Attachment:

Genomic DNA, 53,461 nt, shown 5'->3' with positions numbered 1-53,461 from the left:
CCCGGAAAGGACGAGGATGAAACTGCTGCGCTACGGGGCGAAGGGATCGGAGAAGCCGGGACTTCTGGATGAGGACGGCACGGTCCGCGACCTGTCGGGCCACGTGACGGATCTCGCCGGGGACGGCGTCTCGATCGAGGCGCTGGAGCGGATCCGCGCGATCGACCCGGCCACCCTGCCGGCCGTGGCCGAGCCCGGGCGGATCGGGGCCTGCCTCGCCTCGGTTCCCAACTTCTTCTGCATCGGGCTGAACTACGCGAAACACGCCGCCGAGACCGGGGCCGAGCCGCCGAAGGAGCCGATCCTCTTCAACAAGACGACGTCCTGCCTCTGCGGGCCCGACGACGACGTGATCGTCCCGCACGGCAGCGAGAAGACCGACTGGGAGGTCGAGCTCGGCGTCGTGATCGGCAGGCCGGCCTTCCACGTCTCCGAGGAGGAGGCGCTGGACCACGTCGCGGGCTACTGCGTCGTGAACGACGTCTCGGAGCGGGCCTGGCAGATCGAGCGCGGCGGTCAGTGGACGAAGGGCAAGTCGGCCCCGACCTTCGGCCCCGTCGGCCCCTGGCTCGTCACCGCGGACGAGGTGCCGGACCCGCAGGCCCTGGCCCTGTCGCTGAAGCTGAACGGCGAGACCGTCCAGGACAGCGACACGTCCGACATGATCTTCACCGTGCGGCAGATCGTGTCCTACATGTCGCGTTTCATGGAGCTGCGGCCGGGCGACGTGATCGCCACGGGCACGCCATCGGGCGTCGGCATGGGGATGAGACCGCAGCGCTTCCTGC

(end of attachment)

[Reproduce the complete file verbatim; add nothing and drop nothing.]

Genomic DNA, 53,461 nt, shown 5'->3' with positions numbered 1-53,461 from the left:
CCCGGAAAGGACGAGGATGAAACTGCTGCGCTACGGGGCGAAGGGATCGGAGAAGCCGGGACTTCTGGATGAGGACGGCACGGTCCGCGACCTGTCGGGCCACGTGACGGATCTCGCCGGGGACGGCGTCTCGATCGAGGCGCTGGAGCGGATCCGCGCGATCGACCCGGCCACCCTGCCGGCCGTGGCCGAGCCCGGGCGGATCGGGGCCTGCCTCGCCTCGGTTCCCAACTTCTTCTGCATCGGGCTGAACTACGCGAAACACGCCGCCGAGACCGGGGCCGAGCCGCCGAAGGAGCCGATCCTCTTCAACAAGACGACGTCCTGCCTCTGCGGGCCCGACGACGACGTGATCGTCCCGCACGGCAGCGAGAAGACCGACTGGGAGGTCGAGCTCGGCGTCGTGATCGGCAGGCCGGCCTTCCACGTCTCCGAGGAGGAGGCGCTGGACCACGTCGCGGGCTACTGCGTCGTGAACGACGTCTCGGAGCGGGCCTGGCAGATCGAGCGCGGCGGTCAGTGGACGAAGGGCAAGTCGGCCCCGACCTTCGGCCCCGTCGGCCCCTGGCTCGTCACCGCGGACGAGGTGCCGGACCCGCAGGCCCTGGCCCTGTCGCTGAAGCTGAACGGCGAGACCGTCCAGGACAGCGACACGTCCGACATGATCTTCACCGTGCGGCAGATCGTGTCCTACATGTCGCGTTTCATGGAGCTGCGGCCGGGCGACGTGATCGCCACGGGCACGCCATCGGGCGTCGGCATGGGGATGAGACCGCAGCGCTTCCTGC